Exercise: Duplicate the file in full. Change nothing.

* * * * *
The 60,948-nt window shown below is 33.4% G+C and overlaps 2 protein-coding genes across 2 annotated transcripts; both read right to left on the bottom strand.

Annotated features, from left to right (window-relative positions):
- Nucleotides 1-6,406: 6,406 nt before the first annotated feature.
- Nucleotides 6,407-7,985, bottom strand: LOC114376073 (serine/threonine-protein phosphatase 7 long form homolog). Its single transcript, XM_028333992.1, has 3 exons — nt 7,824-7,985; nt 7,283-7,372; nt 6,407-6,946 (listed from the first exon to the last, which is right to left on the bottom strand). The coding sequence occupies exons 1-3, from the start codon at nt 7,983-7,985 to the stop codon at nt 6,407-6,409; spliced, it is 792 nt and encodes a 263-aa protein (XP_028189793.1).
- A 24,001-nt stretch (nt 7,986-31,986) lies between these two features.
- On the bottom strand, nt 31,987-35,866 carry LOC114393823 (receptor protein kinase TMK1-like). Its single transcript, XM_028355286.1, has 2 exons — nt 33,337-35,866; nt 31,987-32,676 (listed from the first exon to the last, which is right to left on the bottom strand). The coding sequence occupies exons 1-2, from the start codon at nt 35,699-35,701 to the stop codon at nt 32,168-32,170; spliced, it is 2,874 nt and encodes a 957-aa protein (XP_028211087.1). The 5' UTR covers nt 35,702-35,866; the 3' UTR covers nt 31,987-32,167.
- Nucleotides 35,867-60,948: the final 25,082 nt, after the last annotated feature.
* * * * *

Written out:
The 60,948-nt window shown below is 33.4% G+C and overlaps 2 protein-coding genes across 2 annotated transcripts; both read right to left on the bottom strand.

Annotated features, from left to right (window-relative positions):
- Nucleotides 1-6,406: 6,406 nt before the first annotated feature.
- Nucleotides 6,407-7,985, bottom strand: LOC114376073 (serine/threonine-protein phosphatase 7 long form homolog). Its single transcript, XM_028333992.1, has 3 exons — nt 7,824-7,985; nt 7,283-7,372; nt 6,407-6,946 (listed from the first exon to the last, which is right to left on the bottom strand). The coding sequence occupies exons 1-3, from the start codon at nt 7,983-7,985 to the stop codon at nt 6,407-6,409; spliced, it is 792 nt and encodes a 263-aa protein (XP_028189793.1).
- A 24,001-nt stretch (nt 7,986-31,986) lies between these two features.
- On the bottom strand, nt 31,987-35,866 carry LOC114393823 (receptor protein kinase TMK1-like). Its single transcript, XM_028355286.1, has 2 exons — nt 33,337-35,866; nt 31,987-32,676 (listed from the first exon to the last, which is right to left on the bottom strand). The coding sequence occupies exons 1-2, from the start codon at nt 35,699-35,701 to the stop codon at nt 32,168-32,170; spliced, it is 2,874 nt and encodes a 957-aa protein (XP_028211087.1). The 5' UTR covers nt 35,702-35,866; the 3' UTR covers nt 31,987-32,167.
- Nucleotides 35,867-60,948: the final 25,082 nt, after the last annotated feature.